But even this is up for debate among researchers, it seems: “[Rosenthal's assertion] is dead,” Ferguson says. “Percent variance does matter.”
These disagreements may be exciting fodder for researchers, but what does this mean for the rest of us who are just wondering how worried we should be about screen time? Lavine offers a helpful middle ground: Percent variance is legitimate, he says, but a small figure doesn’t mean the risk is meaningless.
Even if a specific effect is small, “it could still be an effect worth talking about.” The key is whether any given variable—too much screen time, eating potatoes, being bullied—has a plausible explanation. Screen time and potatoes might have some association with ill health, Lavine says, but the explanations for each link differ. And one might seem more plausible than the other.
In this case, it’s not hard to make the case for why increased screen time could have detrimental effects on your overall wellbeing, whereas it’s a little harder to make that case for eating potatoes. Still, the research doesn’t tell us that screen time causes widespread detrimental health effects for an entire population.
A Dataset of One
Where does all of this leave individuals who are trying to decide what’s best for themselves or their children?
In this case, the plausible explanation has to be based on a sample size of one: the person whose wellbeing is at stake. And that’s really the only “dataset” most of us have access to. Just because it’s plausible that excess screen time reduces mental wellbeing, that doesn’t mean everyone is going to experience that to the same degree.
The frustrating answer is that we’ll need more research to really understand what’s happening here, if anything. That’s because studies showing a link between digital technology and depression don’t necessarily prove that the former caused the latter. The correlation could exist because the users were already depressed and turned to social media for a pick-me-up. Or some third factor could be responsible for both, like the fact that they’re teenagers going through all kinds of changes. It’s also essentially impossible to do a double-blind placebo-controlled study on this association, so all we have is correlational data and that can only tell us so much. It can’t tell us what effect screen time is going to have on one specific individual, or how different types of technology use would affect that one person.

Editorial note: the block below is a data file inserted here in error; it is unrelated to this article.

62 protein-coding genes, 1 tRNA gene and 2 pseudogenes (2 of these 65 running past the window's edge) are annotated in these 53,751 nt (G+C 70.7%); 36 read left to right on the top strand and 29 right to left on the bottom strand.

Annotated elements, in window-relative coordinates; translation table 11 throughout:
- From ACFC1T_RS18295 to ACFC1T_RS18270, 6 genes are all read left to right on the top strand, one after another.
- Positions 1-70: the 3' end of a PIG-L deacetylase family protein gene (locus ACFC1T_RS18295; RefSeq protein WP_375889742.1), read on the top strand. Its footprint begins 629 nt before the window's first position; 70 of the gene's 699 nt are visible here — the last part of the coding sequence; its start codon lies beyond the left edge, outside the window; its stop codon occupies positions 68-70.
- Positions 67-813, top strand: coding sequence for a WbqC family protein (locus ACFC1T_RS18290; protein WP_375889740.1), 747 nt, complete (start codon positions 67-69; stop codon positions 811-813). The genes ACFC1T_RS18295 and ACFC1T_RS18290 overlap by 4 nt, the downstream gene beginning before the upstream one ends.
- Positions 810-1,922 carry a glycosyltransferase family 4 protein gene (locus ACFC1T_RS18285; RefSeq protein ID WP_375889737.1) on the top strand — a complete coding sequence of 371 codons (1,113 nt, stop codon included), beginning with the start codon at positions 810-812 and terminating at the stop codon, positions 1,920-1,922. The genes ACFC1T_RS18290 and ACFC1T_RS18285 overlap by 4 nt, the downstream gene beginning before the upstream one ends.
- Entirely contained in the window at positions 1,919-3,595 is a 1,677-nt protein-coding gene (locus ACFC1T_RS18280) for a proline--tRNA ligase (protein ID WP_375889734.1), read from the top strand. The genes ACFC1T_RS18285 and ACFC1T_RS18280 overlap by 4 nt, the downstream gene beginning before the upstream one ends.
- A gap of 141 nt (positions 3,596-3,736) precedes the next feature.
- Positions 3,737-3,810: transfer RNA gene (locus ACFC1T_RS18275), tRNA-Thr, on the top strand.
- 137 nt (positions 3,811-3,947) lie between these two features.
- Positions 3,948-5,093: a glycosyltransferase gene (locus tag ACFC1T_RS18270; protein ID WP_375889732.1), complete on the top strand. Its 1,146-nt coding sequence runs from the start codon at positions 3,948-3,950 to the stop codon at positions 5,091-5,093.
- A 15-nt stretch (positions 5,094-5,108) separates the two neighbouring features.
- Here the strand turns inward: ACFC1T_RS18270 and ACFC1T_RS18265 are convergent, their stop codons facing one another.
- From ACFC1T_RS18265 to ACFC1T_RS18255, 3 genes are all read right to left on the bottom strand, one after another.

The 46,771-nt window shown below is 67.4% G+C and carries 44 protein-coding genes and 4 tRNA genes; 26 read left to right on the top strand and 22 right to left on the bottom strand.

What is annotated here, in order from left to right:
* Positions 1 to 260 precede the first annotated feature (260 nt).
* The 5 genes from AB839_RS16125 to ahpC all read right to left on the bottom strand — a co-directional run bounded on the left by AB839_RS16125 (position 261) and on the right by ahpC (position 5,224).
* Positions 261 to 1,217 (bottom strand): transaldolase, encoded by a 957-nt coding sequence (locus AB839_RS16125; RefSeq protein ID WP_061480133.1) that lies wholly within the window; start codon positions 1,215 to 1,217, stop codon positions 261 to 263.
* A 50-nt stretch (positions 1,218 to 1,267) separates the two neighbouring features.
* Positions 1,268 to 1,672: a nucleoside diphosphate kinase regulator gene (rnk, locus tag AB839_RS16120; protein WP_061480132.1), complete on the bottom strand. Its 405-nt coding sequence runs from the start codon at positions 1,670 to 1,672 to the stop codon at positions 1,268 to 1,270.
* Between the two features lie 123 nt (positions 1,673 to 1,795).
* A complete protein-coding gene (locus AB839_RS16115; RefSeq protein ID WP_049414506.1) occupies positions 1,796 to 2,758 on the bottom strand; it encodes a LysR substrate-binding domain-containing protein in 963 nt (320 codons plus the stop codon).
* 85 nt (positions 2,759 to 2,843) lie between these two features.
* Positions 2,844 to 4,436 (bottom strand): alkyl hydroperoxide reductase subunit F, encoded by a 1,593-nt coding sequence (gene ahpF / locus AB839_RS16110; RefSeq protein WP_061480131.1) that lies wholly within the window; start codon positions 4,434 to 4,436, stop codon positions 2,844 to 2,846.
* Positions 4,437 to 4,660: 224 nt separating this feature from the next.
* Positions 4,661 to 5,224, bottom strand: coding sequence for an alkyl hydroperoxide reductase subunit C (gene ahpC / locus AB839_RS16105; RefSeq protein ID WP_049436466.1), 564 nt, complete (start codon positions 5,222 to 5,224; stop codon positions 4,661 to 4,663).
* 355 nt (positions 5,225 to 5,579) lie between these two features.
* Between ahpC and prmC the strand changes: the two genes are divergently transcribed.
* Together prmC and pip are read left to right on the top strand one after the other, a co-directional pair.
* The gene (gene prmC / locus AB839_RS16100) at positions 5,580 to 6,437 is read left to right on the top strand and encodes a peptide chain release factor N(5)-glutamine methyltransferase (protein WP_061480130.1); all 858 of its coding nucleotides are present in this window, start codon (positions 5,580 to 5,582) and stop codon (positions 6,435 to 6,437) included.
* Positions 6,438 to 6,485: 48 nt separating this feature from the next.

Ultimately, though, Orben emphasizes that the point of her “science satire” was not to disprove specific claims about the risks of screen time, but to point out the issues with the quality of the research in general. “Once we ask the correct research questions,” she says, the risks of screen time will emerge clearly.
But Twenge—and, for the record, the American Academy of Pediatrics (AAP)—isn’t content to wait, because the escalating rates of depression and self-harm are real. “If there’s some chance that the excessive amount of time teens are spending on phones has something to do with it,” she says, “we should take that possibility seriously.”
The AAP suggests setting the limit at one hour of screen time per day for children between the ages of 2 and 5. For older children, the AAP suggests “consistent limits” but does not specify the total hours. Twenge suggests two hours but acknowledges the boundaries are still vague. “You could make a case for three or four hours if you wanted to,” she says.
As complicated as the research may be, her overall prescription is relatively simple and falls in line with much of what we already know about sleep hygiene: “No phones in the bedroom, no phones an hour before bedtime, and no overuse during the day.”
Whether or not those rules are sufficient—or even necessary—for each and every person remains to be proven.